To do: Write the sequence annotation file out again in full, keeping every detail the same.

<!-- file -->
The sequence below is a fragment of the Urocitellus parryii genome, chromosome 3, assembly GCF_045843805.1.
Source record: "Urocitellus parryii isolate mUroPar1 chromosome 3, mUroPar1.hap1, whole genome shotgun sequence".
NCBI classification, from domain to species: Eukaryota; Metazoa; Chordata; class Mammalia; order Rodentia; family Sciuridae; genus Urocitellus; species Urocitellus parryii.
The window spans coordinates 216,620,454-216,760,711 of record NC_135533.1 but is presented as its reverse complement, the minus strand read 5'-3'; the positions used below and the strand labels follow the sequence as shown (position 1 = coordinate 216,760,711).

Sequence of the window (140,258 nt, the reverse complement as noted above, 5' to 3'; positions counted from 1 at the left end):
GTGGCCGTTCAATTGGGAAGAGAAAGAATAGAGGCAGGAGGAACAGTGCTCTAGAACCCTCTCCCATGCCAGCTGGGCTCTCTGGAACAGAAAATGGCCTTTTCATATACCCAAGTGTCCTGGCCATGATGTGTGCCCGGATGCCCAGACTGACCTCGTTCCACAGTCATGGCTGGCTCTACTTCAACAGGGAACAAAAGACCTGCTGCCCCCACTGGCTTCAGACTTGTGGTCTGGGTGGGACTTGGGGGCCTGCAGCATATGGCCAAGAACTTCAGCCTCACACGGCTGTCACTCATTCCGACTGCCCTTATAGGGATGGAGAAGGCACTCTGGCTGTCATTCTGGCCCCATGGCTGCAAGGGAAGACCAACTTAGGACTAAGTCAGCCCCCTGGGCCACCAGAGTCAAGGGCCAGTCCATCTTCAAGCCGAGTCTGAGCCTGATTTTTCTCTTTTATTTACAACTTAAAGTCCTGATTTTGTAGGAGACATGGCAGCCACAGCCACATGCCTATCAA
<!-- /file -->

The sequence below is a fragment of the Urocitellus parryii genome, chromosome 3, assembly GCF_045843805.1.
Source record: "Urocitellus parryii isolate mUroPar1 chromosome 3, mUroPar1.hap1, whole genome shotgun sequence".
NCBI classification, from domain to species: Eukaryota; Metazoa; Chordata; class Mammalia; order Rodentia; family Sciuridae; genus Urocitellus; species Urocitellus parryii.
The window spans coordinates 216,620,454-216,760,711 of record NC_135533.1 but is presented as its reverse complement, the minus strand read 5'-3'; the positions used below and the strand labels follow the sequence as shown (position 1 = coordinate 216,760,711).

Sequence of the window (140,258 nt, the reverse complement as noted above, 5' to 3'; positions counted from 1 at the left end):
GTGGCCGTTCAATTGGGAAGAGAAAGAATAGAGGCAGGAGGAACAGTGCTCTAGAACCCTCTCCCATGCCAGCTGGGCTCTCTGGAACAGAAAATGGCCTTTTCATATACCCAAGTGTCCTGGCCATGATGTGTGCCCGGATGCCCAGACTGACCTCGTTCCACAGTCATGGCTGGCTCTACTTCAACAGGGAACAAAAGACCTGCTGCCCCCACTGGCTTCAGACTTGTGGTCTGGGTGGGACTTGGGGGCCTGCAGCATATGGCCAAGAACTTCAGCCTCACACGGCTGTCACTCATTCCGACTGCCCTTATAGGGATGGAGAAGGCACTCTGGCTGTCATTCTGGCCCCATGGCTGCAAGGGAAGACCAACTTAGGACTAAGTCAGCCCCCTGGGCCACCAGAGTCAAGGGCCAGTCCATCTTCAAGCCGAGTCTGAGCCTGATTTTTCTCTTTTATTTACAACTTAAAGTCCTGATTTTGTAGGAGACATGGCAGCCACAGCCACATGCCTATCAA